An Ottoman Odyssey: A Sail Boat and the Turkish Coast Make a Magical Combination

A COUPLE of years ago I sailed with a group of friends from Naples to Menorca by way of Sardinia and Corsica. Although it was a wonderful trip, we kept hearing, throughout our journey, a haunting refrain: “It’s better in Turkey.”Turkey, we were told, is a sailor’s paradise, having more consistent wind, less pollution, more interesting things to see, better food, and lower prices.

Unable to resist, four members of the original crew recently embarked on a twoweek cruise along the western portion of Turkey’s Mediterranean coast. The foursome consisted of two Britons—Simon, a BBC news editor, and Stewart, a construction contractor—and two Americans: Harry, a New York investment banker, and me, a writer who generally focuses on international business and economics. We were joined by a newcomer: Ben, another American, who, thanks to a Fulbright grant, had spent the previous year living in Istanbul.

In spite of our diversity, we share the conviction that no vacation is better than a sailing vacation. Our faith grows out of the premise that holidays should have so many dimensions and satisfactions that the routines of normal life are relegated to the subconscious. We like sailing because it combines the kind of tourism that usually comes about with the help of a car, the water-based recreation that is generally associated with beach houses, the Big Chill-like social interaction that typically occurs in rustic cabins, and, of course, sailing itself.

The Turkish yachting season extends all the way from April through October, but we decided on late August, a time that is sometimes uncomfortably warm but that offers the most substantial winds. Several months before we planned to go, we scoured sailing magazines for advertisements from Turkeybased charter operators. After we requested and received several brochures, we selected the company and the boat we wanted, and submitted a “sailing résumé” to demonstrate that we were competent mariners (most companies ask for either a résumé or references). We agreed to pay $4,500 for the use of Top Girl, a forty-foot sloop. (The price struck all of us as reasonable, considering that the boat would provide our housing and transportation as well as most of our recreation.)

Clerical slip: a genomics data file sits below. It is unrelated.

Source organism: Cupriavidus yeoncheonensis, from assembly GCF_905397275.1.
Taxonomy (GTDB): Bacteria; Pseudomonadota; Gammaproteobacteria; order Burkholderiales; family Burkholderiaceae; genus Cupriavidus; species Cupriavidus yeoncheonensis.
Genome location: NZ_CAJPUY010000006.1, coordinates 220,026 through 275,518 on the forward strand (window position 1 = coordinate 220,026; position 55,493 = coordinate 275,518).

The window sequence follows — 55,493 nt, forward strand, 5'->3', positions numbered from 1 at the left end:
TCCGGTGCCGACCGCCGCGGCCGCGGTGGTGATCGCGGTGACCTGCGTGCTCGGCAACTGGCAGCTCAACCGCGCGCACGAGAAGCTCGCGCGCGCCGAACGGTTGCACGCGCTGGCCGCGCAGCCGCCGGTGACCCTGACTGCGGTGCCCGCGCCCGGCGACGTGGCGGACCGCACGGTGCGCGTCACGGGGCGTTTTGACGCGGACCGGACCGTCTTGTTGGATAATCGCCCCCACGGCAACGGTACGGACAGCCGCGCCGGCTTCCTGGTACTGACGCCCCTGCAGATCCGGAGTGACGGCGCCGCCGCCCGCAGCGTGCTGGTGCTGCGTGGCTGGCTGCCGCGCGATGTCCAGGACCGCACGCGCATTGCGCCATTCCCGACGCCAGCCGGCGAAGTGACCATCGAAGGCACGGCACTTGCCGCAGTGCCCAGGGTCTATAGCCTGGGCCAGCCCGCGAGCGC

Harry and I began our trip by visiting Ben in Istanbul. Straddling the European and Asian continents, Istanbul is one of the world’s most remarkable cities, and Ben, who speaks Turkish with a fluency that startles many natives, was a first-rate guide both in Istanbul and as we traveled, by ferryboat, along the Bosporus as far north as the Black Sea, visiting as many of the great historic sites as we could. (Actually, Harry and I found that we could rely on English to communicate with many of the younger people we met on the street and a number of shopkeepers.) After four days of explorations Harry, Ben, and I took an hour-long flight to Dalaman, a city in the southwest, and then hired a taxi for the short ride to Göçek, the village where we joined up with Top Girl and the rest of the crew.

As fast as we could, we received the obligatory briefing from the charter company’s representatives, filled out forms, bought a few provisions, and hoisted our sails. From the very start the attributes that we had heard so much about were in evidence. Carried by a steady breeze, we began to trace a coastline formed out of enormous piles of chalky gray-brown rock. The sheer walls supported varying quantities of pine trees but not a single house. Indeed, the land rose so quickly from the crystalline water that development was probably impossible. Turkey, it seemed, was ours, and our spirits soared.

Just after dusk we joined four other yachts in Cleopatra’s Bay, so named because the ruins there are said to include the baths where the legendary beauty immersed herself in moisturizing goat’s milk. Within minutes of our arrival a man appeared from a small outdoor restaurant near the shore, calling out to see if we wanted to order dinner. Ben told him what we’d like, and then we took a quick swim and went ashore for the kind of simple, well-prepared meal that would become our staple: a first course of yogurt-based salads, followed by grilled lamb and fish. The air was warm, and we lingered long into the evening.

by G. Bruce Knecht